Egg Films’ new “made in China’ director


Egg Films has signed Johannesburg-based director Lebogang Rasethaba after
he recently returned to South Africa after completing his four-year master’s
degree in filmmaking at Beijing Normal University in China.

Rasethaba wanted to study in China as he felt Europe or New York felt a little
obsolete and generic.

He says: “I think Europe and America are old world orders, they gave birth to
the most prominent ideologies and prejudices to which we adhere, they set all
the rules, everything from religion, to gender, to race to ideas around beauty.

“China is an underdog in history because they were kind of marginalised,’
Rasethaba continues. “Almost 30 years without contact with the outside world?
That’s insane. And now they are emerging as this super power with a whole
new set of rules on culture, modern living, trade relations and what not. They
just have a lot more to offer regarding perspective of how things are going to
play out in the future.’

When he arrived in China he couldn’t speak a word of Mandarin, but is now
fluent in the language. “It was like being a baby again, but with high levels of
consciousness. But it got easy after a while.’

Rasethaba comments that any society that has such a strong hegemonic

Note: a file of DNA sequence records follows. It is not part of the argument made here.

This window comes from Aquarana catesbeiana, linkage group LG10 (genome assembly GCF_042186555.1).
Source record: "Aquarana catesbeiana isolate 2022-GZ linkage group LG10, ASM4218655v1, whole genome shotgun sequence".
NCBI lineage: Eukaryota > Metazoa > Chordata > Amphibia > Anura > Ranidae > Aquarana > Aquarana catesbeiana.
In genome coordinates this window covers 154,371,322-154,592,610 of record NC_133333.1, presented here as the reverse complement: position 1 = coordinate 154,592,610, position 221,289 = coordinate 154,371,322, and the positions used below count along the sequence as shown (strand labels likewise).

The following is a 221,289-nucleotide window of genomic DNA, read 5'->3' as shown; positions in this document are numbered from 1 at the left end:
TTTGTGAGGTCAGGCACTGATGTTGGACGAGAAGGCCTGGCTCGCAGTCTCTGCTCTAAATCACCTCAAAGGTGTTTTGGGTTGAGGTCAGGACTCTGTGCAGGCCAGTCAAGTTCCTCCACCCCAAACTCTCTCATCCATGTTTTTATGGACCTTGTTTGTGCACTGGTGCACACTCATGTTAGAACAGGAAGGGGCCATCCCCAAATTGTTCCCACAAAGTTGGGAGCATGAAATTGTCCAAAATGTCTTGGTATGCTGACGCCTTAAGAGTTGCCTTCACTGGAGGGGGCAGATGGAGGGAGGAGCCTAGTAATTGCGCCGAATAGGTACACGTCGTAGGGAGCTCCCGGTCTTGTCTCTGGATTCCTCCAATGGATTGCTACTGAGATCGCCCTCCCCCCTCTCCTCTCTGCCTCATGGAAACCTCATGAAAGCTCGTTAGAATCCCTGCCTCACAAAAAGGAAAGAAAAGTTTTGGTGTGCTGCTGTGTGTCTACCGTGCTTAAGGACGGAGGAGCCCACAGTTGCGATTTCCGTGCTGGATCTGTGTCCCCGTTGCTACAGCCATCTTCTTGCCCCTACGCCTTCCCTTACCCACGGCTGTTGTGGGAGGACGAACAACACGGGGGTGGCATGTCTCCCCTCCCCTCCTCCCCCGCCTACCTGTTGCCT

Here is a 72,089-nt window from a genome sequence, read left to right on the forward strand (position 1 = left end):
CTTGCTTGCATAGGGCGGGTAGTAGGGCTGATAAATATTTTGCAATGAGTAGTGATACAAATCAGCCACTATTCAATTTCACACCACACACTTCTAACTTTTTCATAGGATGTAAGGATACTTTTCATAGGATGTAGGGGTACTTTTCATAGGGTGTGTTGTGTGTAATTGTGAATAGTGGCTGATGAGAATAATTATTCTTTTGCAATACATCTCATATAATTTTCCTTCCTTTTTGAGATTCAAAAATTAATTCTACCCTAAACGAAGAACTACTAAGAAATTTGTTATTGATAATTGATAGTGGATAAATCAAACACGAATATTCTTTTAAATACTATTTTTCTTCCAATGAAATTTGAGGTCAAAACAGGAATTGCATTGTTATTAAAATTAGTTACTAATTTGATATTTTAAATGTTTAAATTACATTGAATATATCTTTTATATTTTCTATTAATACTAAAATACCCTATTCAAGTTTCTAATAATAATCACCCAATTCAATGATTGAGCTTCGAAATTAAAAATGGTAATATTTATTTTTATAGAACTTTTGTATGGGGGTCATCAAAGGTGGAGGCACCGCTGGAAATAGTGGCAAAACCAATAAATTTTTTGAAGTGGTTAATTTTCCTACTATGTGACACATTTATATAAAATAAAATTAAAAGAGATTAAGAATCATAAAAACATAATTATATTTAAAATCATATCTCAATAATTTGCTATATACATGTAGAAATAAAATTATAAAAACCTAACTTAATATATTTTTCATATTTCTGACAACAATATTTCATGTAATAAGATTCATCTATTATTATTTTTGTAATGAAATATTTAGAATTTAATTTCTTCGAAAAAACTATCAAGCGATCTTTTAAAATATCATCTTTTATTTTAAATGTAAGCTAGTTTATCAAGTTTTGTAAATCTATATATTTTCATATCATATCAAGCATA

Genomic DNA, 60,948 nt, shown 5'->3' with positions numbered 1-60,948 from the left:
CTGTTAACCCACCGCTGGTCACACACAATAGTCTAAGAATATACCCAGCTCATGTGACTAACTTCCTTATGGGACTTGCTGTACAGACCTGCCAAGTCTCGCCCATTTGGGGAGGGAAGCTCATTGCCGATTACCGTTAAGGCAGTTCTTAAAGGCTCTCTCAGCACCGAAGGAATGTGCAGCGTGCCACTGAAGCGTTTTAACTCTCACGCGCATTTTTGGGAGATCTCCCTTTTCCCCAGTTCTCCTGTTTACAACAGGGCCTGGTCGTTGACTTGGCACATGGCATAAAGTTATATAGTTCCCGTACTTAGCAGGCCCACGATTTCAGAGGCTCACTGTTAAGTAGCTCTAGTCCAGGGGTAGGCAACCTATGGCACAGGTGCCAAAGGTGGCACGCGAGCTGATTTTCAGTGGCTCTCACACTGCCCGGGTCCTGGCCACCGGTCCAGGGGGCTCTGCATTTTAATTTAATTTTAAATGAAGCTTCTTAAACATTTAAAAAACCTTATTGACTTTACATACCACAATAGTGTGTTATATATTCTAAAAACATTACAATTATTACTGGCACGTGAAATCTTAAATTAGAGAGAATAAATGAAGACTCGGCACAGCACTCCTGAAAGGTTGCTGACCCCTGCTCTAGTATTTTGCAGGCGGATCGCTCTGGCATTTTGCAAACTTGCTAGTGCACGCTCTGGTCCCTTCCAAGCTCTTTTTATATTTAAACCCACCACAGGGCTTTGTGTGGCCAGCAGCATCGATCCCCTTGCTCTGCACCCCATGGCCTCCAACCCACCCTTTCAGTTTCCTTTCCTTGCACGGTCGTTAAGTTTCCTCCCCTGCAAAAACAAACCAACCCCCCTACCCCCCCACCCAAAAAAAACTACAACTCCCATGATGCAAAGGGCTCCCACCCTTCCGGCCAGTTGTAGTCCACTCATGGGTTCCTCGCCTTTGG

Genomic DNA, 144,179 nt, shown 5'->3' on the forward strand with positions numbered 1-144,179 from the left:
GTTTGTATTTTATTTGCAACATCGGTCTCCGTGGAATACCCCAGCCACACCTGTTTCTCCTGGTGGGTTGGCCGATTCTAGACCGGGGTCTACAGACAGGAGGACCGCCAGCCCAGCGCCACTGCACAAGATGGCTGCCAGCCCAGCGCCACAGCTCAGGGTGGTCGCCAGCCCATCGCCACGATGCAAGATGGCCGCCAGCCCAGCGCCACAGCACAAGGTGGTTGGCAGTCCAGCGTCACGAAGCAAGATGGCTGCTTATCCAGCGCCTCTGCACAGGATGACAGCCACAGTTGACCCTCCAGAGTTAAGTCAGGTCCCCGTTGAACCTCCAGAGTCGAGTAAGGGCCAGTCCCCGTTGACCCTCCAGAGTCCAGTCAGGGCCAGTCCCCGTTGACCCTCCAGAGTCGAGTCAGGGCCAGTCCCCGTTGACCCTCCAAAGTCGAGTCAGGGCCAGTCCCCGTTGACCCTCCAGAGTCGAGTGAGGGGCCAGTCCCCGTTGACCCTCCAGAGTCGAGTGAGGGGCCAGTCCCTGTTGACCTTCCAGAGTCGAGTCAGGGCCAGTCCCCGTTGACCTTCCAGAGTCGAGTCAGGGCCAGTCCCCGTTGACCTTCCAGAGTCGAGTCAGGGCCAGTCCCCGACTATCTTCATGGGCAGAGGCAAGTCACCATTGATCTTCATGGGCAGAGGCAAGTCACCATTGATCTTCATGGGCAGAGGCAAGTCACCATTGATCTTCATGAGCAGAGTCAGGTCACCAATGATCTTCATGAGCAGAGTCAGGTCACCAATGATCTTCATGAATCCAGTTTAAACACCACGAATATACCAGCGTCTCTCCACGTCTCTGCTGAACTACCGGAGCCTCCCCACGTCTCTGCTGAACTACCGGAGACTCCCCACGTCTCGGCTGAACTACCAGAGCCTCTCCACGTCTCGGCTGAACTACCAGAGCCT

national identity means that the subcultures are a lot more aggressive. “So
music, skateboarding, independent cinema, subversive messaging in art and all
that kind of stuff really jump out at you as new and naive but really exciting.

“And because of the censorship, the people in China who are interested in
these worlds really go out of their way to source references. It’s not as fleeting
and fickle as it is here.’

However, he adds that on the flipside, the film industry in China is relatively old
and established. “But it’s always been an extension of the Communist party;
lots and lots of propaganda. Every single detail or piece of information has to fit
in and edify the agenda of the party.’

Even in his student films, he couldn’t make movies that cast the Chinese in a
negative light. “I was there on a scholarship and my mentor made a point to
remind me at the beginning of every semester that the school was still happy
with me and they were going to extend my scholarship.

“That kind of stuff teaches you how to make your point without having to
overstate opinions in a heavy-handed way. You learn how to think carefully
about how you represent people. People are so used to showing an image of
someone in media and that process is usually unchecked. Think about portrayals
of women or black men in media, it feels totally unchecked,’ he concludes.

Rasethaba is currently busy with the final spot for Adidas, a commercial for Ster-
Kinekor for their Cine Prestige cinema and a commercial for Live Magazine.


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